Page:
“Small molecules” are a specific class of complex, compact chemical structures found throughout nature. They are very important in medicine – most medications available now are small molecules – as well as in biology as probes to uncover the inner workings of cells and tissues. Small molecules also are key elements in technologies like solar cells and LEDs.

However, small molecules are notoriously difficult to make in a lab. Traditionally, a highly trained chemist spends years trying to figure out how to make each one before its function can even be explored, a slowdown that hinders development of small-molecule-based medications and technologies.

“Up to now, the bottleneck has been synthesis,” Burke said. “There are many areas where progress is being slowed, and many molecules that pharmaceutical companies aren’t even working on, because the barrier to synthesis is so high.”

The main question that Burke’s group seeks to answer: How do you take something very complex and make it as simple as possible?

The group’s strategy has been to break down the complex molecules into smaller building blocks that can be easily assembled. The chemical building blocks all have the same connector piece and can be stitched together with one simple reaction, the way that a child’s interconnecting plastic blocks can have different shapes but all snap together. Many of the building blocks Burke’s lab has developed are available commercially.

See a video of Burke explaining the process.

To automate the building-block assembly, Burke’s group devised a simple catch-and-release method that adds one building block at a time, rinsing the excess away before adding the next one. They demonstrated that their machine could build 14 different classes of small molecules, including ones with difficult-to-manufacture ring structures, all using the same automated building-block assembly.

“Dr. Burke’s research has yielded a significant advance that helps make complex small molecule synthesis more efficient, flexible and accessible,” said Miles Fabian of the National Institutes of Health’s National Institute of General Medical Sciences, which partially funded the research. “It is exciting to think about the impact that continued advances in these directions will have on synthetic chemistry and life science research.”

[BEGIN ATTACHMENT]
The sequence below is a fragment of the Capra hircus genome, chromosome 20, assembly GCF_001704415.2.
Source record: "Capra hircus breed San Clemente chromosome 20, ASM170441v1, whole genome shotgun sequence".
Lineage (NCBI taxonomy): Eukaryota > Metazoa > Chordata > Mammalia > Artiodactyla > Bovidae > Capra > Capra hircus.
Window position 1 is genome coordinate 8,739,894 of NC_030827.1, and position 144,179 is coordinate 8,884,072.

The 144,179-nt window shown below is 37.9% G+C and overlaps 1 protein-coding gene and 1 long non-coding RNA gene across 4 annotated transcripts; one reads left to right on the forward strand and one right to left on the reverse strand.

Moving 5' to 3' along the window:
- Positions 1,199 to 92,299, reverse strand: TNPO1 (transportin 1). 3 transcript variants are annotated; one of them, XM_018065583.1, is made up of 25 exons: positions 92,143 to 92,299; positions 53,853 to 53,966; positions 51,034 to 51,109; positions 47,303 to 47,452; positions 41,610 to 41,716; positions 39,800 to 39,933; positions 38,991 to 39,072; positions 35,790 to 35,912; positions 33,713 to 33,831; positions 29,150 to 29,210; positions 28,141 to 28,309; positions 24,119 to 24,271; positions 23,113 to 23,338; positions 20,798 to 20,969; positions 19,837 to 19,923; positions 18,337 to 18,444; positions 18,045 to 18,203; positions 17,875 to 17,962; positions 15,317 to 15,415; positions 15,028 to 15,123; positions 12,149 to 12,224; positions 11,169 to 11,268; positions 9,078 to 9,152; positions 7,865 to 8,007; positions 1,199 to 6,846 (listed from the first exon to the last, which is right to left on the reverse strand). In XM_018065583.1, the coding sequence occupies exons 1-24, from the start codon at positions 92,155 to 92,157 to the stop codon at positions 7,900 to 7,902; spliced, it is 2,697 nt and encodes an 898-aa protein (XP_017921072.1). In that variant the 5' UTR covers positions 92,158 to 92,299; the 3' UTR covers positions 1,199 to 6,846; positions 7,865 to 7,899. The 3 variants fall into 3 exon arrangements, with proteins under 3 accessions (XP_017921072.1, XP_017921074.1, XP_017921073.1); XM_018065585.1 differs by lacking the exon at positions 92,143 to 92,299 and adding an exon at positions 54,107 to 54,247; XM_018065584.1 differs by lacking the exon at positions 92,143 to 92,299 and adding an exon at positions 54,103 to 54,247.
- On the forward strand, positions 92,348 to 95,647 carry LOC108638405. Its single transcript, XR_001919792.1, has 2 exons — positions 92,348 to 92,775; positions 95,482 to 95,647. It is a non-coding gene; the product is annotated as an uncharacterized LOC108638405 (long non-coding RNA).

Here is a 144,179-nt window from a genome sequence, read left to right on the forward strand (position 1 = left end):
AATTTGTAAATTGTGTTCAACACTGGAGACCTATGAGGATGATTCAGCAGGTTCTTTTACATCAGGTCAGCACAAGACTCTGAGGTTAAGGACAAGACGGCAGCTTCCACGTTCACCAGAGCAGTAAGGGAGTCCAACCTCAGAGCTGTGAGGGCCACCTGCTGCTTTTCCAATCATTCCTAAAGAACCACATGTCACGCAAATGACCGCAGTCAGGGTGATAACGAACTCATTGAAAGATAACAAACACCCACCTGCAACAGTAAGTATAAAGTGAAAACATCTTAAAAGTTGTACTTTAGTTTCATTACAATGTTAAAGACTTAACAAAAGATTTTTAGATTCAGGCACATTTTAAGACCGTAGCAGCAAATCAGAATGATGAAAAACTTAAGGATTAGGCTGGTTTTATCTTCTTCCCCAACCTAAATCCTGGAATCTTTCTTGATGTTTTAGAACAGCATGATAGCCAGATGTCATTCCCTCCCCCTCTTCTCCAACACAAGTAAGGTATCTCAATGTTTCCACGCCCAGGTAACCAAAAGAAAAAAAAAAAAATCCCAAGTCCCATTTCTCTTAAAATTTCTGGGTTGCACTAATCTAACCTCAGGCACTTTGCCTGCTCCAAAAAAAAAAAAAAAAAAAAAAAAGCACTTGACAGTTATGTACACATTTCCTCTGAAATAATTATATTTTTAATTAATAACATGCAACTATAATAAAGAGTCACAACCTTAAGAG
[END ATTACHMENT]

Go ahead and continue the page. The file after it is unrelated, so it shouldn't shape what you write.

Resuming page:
The automated synthesis technology has been licensed to REVOLUTION Medicines, Inc., a company that Burke co-founded that focuses on creating new medicines based on small molecules found in nature. The company initially is focusing on anti-fungal medications, an area where Burke’s research has already made strides.

“It is expected that the technology will similarly create new opportunities in other therapeutic areas as well, as the industrialization of the technology will help refine and broaden its scope and scalability,” Burke said.

“Perhaps most exciting, this work has opened up an actionable roadmap to a general and automated way to make most small molecules. If that goal can be realized, it will help shift the bottleneck from synthesis to function and bring the power of making small molecules to nonspecialists.”

This paper notes that complex natural products are biosynthesized via the iterative assembly of a small set of building blocks. The researchers used an approach analogous to iterative peptide coupling that sequentially assembles bifunctional N-methyliminodiacetic acid (MIDA) boronates. The coupling is basically a Suzuki coupling reaction (in which an organic compound carrying a boronate and another organic compound carrying a halogen are joined by a Pd catalyst, creating a new C-C single bond joining the two organic fragments and spitting out the boronate and the halogen). The MIDA group covers the boron on one partner to make it unavailable, analogous to the protective group strategy used in solid phase peptide synthesis to insure that each cycle only forms one coupling.